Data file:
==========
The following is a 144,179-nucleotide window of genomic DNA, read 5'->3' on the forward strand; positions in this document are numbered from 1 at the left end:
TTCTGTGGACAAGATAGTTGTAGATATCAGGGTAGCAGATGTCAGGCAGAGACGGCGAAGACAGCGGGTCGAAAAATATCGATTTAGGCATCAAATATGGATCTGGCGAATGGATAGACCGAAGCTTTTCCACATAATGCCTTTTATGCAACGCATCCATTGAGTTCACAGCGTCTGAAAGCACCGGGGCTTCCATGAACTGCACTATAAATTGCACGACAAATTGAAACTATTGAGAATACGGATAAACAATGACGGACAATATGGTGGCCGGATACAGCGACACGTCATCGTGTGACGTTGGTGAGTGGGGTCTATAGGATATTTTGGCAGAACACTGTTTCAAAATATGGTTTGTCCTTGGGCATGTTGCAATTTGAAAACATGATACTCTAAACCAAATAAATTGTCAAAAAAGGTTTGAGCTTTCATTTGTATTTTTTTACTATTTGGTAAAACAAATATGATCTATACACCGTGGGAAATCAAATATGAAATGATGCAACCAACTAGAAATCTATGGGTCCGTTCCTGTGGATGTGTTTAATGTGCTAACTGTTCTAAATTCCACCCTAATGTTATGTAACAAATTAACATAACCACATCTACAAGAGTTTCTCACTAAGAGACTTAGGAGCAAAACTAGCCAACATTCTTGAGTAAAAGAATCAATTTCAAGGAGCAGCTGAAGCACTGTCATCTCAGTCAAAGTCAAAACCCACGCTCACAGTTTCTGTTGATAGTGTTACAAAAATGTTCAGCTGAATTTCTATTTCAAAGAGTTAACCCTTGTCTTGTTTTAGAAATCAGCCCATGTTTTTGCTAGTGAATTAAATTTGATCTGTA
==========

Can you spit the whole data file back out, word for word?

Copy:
The following is a 144,179-nucleotide window of genomic DNA, read 5'->3' on the forward strand; positions in this document are numbered from 1 at the left end:
TTCTGTGGACAAGATAGTTGTAGATATCAGGGTAGCAGATGTCAGGCAGAGACGGCGAAGACAGCGGGTCGAAAAATATCGATTTAGGCATCAAATATGGATCTGGCGAATGGATAGACCGAAGCTTTTCCACATAATGCCTTTTATGCAACGCATCCATTGAGTTCACAGCGTCTGAAAGCACCGGGGCTTCCATGAACTGCACTATAAATTGCACGACAAATTGAAACTATTGAGAATACGGATAAACAATGACGGACAATATGGTGGCCGGATACAGCGACACGTCATCGTGTGACGTTGGTGAGTGGGGTCTATAGGATATTTTGGCAGAACACTGTTTCAAAATATGGTTTGTCCTTGGGCATGTTGCAATTTGAAAACATGATACTCTAAACCAAATAAATTGTCAAAAAAGGTTTGAGCTTTCATTTGTATTTTTTTACTATTTGGTAAAACAAATATGATCTATACACCGTGGGAAATCAAATATGAAATGATGCAACCAACTAGAAATCTATGGGTCCGTTCCTGTGGATGTGTTTAATGTGCTAACTGTTCTAAATTCCACCCTAATGTTATGTAACAAATTAACATAACCACATCTACAAGAGTTTCTCACTAAGAGACTTAGGAGCAAAACTAGCCAACATTCTTGAGTAAAAGAATCAATTTCAAGGAGCAGCTGAAGCACTGTCATCTCAGTCAAAGTCAAAACCCACGCTCACAGTTTCTGTTGATAGTGTTACAAAAATGTTCAGCTGAATTTCTATTTCAAAGAGTTAACCCTTGTCTTGTTTTAGAAATCAGCCCATGTTTTTGCTAGTGAATTAAATTTGATCTGTA